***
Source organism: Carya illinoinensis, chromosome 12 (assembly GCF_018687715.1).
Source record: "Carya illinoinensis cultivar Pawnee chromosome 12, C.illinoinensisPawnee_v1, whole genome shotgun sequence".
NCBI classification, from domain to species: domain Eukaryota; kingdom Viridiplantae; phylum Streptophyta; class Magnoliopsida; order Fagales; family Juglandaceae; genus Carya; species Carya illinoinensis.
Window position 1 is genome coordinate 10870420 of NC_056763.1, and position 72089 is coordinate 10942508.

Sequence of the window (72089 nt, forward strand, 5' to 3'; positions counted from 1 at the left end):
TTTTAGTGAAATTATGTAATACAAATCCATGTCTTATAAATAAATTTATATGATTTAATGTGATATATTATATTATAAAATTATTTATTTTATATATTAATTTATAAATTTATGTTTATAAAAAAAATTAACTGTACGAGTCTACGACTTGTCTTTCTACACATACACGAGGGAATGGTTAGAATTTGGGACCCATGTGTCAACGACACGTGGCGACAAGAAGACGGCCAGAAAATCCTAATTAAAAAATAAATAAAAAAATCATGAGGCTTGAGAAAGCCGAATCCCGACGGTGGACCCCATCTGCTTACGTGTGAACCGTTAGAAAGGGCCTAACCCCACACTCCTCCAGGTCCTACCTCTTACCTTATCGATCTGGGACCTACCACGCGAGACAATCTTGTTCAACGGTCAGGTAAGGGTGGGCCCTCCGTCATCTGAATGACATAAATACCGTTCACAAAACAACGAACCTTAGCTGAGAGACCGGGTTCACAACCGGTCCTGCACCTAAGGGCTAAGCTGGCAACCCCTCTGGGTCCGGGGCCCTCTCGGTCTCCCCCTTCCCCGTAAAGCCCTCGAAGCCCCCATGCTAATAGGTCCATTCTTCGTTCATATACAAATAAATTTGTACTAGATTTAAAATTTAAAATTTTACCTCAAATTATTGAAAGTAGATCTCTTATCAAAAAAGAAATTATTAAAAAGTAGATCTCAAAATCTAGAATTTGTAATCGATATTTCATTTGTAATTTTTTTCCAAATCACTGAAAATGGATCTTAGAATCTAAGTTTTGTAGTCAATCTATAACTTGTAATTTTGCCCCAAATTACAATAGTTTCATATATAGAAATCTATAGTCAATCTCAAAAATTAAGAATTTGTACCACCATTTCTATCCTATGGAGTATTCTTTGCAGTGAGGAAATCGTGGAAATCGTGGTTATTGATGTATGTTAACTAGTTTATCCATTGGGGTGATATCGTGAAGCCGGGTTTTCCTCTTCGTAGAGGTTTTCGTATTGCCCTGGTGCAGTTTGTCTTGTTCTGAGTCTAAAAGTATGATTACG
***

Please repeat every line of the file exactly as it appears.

Source organism: Carya illinoinensis, chromosome 12 (assembly GCF_018687715.1).
Source record: "Carya illinoinensis cultivar Pawnee chromosome 12, C.illinoinensisPawnee_v1, whole genome shotgun sequence".
NCBI classification, from domain to species: domain Eukaryota; kingdom Viridiplantae; phylum Streptophyta; class Magnoliopsida; order Fagales; family Juglandaceae; genus Carya; species Carya illinoinensis.
Window position 1 is genome coordinate 10870420 of NC_056763.1, and position 72089 is coordinate 10942508.

Sequence of the window (72089 nt, forward strand, 5' to 3'; positions counted from 1 at the left end):
TTTTAGTGAAATTATGTAATACAAATCCATGTCTTATAAATAAATTTATATGATTTAATGTGATATATTATATTATAAAATTATTTATTTTATATATTAATTTATAAATTTATGTTTATAAAAAAAATTAACTGTACGAGTCTACGACTTGTCTTTCTACACATACACGAGGGAATGGTTAGAATTTGGGACCCATGTGTCAACGACACGTGGCGACAAGAAGACGGCCAGAAAATCCTAATTAAAAAATAAATAAAAAAATCATGAGGCTTGAGAAAGCCGAATCCCGACGGTGGACCCCATCTGCTTACGTGTGAACCGTTAGAAAGGGCCTAACCCCACACTCCTCCAGGTCCTACCTCTTACCTTATCGATCTGGGACCTACCACGCGAGACAATCTTGTTCAACGGTCAGGTAAGGGTGGGCCCTCCGTCATCTGAATGACATAAATACCGTTCACAAAACAACGAACCTTAGCTGAGAGACCGGGTTCACAACCGGTCCTGCACCTAAGGGCTAAGCTGGCAACCCCTCTGGGTCCGGGGCCCTCTCGGTCTCCCCCTTCCCCGTAAAGCCCTCGAAGCCCCCATGCTAATAGGTCCATTCTTCGTTCATATACAAATAAATTTGTACTAGATTTAAAATTTAAAATTTTACCTCAAATTATTGAAAGTAGATCTCTTATCAAAAAAGAAATTATTAAAAAGTAGATCTCAAAATCTAGAATTTGTAATCGATATTTCATTTGTAATTTTTTTCCAAATCACTGAAAATGGATCTTAGAATCTAAGTTTTGTAGTCAATCTATAACTTGTAATTTTGCCCCAAATTACAATAGTTTCATATATAGAAATCTATAGTCAATCTCAAAAATTAAGAATTTGTACCACCATTTCTATCCTATGGAGTATTCTTTGCAGTGAGGAAATCGTGGAAATCGTGGTTATTGATGTATGTTAACTAGTTTATCCATTGGGGTGATATCGTGAAGCCGGGTTTTCCTCTTCGTAGAGGTTTTCGTATTGCCCTGGTGCAGTTTGTCTTGTTCTGAGTCTAAAAGTATGATTACG